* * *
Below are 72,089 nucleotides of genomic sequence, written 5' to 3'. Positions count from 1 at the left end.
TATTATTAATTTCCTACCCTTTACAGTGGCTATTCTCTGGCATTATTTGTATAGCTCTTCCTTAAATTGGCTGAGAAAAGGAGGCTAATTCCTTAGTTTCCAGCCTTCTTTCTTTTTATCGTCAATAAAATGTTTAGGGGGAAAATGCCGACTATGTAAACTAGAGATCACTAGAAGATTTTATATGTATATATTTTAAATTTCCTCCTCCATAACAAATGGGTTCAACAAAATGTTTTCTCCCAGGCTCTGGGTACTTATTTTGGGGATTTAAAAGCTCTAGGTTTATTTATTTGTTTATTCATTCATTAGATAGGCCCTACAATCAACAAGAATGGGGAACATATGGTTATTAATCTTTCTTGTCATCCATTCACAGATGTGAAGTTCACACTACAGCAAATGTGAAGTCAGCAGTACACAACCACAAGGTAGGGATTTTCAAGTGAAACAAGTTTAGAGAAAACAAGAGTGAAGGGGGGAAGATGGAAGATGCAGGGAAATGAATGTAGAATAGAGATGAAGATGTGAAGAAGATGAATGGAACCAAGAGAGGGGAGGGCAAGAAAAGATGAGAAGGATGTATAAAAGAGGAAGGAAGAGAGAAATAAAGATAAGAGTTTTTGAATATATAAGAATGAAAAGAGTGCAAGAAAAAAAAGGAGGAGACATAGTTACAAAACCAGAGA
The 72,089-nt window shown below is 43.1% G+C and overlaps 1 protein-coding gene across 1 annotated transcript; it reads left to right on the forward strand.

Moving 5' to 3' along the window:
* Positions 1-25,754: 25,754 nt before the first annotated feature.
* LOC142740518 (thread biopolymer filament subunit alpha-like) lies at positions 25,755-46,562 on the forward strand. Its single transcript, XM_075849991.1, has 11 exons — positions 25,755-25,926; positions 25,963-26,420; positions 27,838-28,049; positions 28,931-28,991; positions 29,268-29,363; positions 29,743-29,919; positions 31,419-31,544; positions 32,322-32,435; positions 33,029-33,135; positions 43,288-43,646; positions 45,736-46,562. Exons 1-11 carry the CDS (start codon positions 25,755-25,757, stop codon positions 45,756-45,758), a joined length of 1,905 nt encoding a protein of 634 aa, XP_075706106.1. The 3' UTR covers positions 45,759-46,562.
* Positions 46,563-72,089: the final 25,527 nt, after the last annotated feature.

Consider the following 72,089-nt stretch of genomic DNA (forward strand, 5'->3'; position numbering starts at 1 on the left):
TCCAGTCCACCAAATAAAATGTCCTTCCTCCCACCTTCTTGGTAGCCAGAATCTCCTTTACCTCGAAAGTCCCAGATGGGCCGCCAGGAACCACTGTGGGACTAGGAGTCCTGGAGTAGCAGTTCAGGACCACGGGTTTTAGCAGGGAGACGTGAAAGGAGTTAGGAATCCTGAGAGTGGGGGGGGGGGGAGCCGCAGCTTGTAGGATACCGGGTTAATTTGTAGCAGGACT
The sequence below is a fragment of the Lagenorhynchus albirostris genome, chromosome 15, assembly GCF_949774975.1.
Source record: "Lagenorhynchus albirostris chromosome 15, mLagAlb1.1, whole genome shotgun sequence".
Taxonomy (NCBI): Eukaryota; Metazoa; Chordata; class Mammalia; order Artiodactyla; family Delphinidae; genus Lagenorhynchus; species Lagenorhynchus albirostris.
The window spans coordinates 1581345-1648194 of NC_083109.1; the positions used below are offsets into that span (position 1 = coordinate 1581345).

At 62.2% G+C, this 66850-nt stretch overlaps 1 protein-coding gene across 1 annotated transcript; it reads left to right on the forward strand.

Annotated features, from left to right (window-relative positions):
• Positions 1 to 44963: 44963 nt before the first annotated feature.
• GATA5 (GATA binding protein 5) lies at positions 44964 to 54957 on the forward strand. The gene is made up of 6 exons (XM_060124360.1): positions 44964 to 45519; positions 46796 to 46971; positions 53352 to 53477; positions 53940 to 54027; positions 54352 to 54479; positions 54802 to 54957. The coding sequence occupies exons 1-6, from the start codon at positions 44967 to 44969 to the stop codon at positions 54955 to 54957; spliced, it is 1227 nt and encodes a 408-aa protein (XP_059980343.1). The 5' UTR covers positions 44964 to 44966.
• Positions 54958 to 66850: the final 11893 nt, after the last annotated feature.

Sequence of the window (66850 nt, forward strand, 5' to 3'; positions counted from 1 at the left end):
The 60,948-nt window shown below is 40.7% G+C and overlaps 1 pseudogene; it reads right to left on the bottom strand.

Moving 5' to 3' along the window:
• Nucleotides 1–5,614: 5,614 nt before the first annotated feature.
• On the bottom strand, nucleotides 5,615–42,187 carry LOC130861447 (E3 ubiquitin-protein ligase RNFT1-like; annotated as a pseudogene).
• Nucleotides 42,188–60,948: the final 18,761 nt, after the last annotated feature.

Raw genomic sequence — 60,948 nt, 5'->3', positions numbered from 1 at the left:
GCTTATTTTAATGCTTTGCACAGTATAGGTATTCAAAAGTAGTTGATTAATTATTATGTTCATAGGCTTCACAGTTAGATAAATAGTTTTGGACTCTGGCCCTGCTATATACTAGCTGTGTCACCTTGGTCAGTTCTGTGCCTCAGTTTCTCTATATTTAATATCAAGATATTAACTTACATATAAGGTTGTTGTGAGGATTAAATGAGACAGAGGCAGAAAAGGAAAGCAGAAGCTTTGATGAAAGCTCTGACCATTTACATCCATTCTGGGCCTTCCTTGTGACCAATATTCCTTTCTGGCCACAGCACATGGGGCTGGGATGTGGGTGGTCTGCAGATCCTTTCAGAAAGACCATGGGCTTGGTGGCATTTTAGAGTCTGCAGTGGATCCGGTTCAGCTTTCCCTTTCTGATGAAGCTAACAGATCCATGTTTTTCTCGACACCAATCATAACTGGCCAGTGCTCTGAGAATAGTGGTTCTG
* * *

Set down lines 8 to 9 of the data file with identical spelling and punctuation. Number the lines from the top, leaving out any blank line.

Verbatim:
Consider the following 72,089-nt stretch of genomic DNA (forward strand, 5'->3'; position numbering starts at 1 on the left):
TCCAGTCCACCAAATAAAATGTCCTTCCTCCCACCTTCTTGGTAGCCAGAATCTCCTTTACCTCGAAAGTCCCAGATGGGCCGCCAGGAACCACTGTGGGACTAGGAGTCCTGGAGTAGCAGTTCAGGACCACGGGTTTTAGCAGGGAGACGTGAAAGGAGTTAGGAATCCTGAGAGTGGGGGGGGGGGGAGCCGCAGCTTGTAGGATACCGGGTTAATTTGTAGCAGGACT